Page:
|کد مقاله||کد نشریه||سال انتشار||مقاله انگلیسی||ترجمه فارسی||نسخه تمام متن|
|4395773||1618432||2013||9 صفحه PDF||سفارش دهید||دانلود رایگان|
Protection of endangered species requires an understanding of their spatial ecology in relation to human activities. Recent improvements in monitoring technologies, such as automated acoustic telemetry, have enabled the collection of these data for mobile marine organisms such as sea turtles. The east Pacific green sea turtle Chelonia mydas uses San Diego Bay, CA, a heavily developed ecosystem, as a year-round foraging ground. We used a combination of manual and automated acoustic telemetry from 2009 to 2011 to elucidate the distribution of green turtles throughout South San Diego Bay and to understand their diel behavior. Tracked turtles (n = 20) ranged in size from 54.9 to 102.5 cm straight carapace length and had fidelity to two sites: the warm-water effluent channel of a waterfront power plant and an eelgrass meadow. Turtles tracked manually during the night were more sedentary (mean swimming speed ± SE: 0.38 ± 0.03 km h− 1) and generally restricted their activity to waters near the power plant. During the day, turtles swam at higher speeds (0.67 ± 0.07 km h− 1) and were mainly found in eelgrass meadows where they are known to forage. Turtles were occasionally found near a shipping terminal, which occurred almost exclusively during the daytime. Turtles in areas of increased boat traffic are at risk of vessel strikes, and future monitoring should investigate the potential for turtle–human interactions in other heavily-used areas of San Diego Bay. Future monitoring should also characterize how turtle behavior may change following the decommissioning of the power plant, which occurred six months before the end of this study.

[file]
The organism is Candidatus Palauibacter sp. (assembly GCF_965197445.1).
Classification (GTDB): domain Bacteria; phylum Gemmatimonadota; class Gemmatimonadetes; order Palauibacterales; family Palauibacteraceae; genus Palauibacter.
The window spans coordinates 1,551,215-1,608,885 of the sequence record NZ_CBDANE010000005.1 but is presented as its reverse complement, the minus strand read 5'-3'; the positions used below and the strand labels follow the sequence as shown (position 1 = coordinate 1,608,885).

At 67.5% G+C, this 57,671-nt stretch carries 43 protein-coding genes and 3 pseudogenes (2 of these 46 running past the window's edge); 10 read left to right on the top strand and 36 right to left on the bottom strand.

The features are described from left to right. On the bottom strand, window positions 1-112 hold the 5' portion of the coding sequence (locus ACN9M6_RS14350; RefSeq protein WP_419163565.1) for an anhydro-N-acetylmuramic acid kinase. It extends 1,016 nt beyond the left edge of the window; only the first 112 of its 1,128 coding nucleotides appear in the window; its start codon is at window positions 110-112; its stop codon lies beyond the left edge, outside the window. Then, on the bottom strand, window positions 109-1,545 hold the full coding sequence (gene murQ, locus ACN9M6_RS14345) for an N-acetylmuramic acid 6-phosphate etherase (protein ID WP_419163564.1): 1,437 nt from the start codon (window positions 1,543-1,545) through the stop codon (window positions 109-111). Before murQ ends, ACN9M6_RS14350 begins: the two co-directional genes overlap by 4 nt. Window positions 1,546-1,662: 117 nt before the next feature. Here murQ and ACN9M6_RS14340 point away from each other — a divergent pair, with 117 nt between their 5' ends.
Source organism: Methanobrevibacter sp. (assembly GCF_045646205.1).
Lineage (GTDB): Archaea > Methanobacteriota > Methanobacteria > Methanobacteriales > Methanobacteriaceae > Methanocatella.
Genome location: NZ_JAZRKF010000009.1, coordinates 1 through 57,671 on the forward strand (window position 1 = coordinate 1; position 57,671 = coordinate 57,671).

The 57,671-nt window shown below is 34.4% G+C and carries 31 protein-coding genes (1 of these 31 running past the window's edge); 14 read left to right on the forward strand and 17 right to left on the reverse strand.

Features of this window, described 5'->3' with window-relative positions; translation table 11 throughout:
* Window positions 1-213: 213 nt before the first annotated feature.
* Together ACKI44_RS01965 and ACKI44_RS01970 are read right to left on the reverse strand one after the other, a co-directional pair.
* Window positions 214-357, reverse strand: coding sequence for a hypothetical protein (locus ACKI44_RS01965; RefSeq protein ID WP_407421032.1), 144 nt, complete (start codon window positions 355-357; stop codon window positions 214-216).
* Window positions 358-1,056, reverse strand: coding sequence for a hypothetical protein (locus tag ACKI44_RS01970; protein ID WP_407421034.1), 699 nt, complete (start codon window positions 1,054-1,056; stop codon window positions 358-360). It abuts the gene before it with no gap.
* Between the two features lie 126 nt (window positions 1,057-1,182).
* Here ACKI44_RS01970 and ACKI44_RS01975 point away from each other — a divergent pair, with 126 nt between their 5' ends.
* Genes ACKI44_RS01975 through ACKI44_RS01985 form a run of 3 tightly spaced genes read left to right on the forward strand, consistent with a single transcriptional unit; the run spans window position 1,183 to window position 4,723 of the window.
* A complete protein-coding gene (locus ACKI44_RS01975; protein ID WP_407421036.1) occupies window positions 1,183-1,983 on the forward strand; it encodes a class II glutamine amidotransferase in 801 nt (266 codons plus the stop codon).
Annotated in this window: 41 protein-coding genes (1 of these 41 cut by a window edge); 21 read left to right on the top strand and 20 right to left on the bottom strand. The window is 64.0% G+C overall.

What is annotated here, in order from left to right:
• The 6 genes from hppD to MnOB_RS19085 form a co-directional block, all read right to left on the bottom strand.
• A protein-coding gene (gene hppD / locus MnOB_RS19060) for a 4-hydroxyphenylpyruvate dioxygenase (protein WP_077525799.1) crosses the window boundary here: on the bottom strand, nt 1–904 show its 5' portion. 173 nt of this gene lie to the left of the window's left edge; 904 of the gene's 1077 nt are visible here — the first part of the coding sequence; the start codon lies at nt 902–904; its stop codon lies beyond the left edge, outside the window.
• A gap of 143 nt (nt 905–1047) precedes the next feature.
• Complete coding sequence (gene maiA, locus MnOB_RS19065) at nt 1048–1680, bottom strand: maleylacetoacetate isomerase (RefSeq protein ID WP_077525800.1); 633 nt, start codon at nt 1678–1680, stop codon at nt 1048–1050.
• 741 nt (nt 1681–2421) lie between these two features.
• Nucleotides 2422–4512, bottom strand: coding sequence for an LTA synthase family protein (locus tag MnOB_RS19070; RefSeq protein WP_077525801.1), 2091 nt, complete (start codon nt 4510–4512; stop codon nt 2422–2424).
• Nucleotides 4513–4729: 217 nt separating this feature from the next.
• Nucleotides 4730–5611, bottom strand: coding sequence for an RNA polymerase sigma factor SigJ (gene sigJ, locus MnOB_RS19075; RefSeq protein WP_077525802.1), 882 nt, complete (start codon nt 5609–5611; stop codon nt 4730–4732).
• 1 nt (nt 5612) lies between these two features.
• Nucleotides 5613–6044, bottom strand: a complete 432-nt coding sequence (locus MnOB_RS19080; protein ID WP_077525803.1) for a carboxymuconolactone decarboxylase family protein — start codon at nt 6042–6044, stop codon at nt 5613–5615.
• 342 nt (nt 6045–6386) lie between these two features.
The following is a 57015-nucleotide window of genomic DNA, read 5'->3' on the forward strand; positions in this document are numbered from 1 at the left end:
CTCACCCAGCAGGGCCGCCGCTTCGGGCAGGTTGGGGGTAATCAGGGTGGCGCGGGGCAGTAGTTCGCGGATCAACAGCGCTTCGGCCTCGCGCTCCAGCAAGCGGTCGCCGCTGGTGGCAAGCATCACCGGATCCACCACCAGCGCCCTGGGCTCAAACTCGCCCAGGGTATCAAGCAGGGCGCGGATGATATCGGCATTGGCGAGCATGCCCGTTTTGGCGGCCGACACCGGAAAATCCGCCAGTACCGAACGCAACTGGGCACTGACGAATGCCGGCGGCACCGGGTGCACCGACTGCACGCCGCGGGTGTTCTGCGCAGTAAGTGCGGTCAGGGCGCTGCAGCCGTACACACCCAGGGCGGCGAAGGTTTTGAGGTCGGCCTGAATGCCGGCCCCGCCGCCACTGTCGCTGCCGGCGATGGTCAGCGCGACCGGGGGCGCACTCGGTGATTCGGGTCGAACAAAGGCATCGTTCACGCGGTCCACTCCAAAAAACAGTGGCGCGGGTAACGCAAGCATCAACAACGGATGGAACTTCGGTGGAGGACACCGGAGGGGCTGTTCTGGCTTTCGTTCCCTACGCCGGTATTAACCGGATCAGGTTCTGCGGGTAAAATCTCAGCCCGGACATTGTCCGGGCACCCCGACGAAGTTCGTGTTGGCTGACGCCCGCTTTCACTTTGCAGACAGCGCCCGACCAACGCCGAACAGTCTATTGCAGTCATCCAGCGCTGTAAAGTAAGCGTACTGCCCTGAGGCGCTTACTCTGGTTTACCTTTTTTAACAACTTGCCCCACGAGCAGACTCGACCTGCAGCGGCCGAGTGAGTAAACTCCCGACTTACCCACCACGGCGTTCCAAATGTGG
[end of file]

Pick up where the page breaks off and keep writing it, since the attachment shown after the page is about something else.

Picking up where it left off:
► Green sea turtles use San Diego Bay as a year-round foraging area.
► We used automated and manual acoustic telemetry to monitor turtle movement.
► Turtles showed fidelity to a power plant thermal outflow and to eelgrass meadows.
► Turtles rarely visited high-boat traffic areas, but did so when traffic is highest.
► Conservation of turtles in San Diego Bay requires protection of eelgrass meadows.
Journal: Journal of Experimental Marine Biology and Ecology - Volume 443, May 2013, Pages 56–64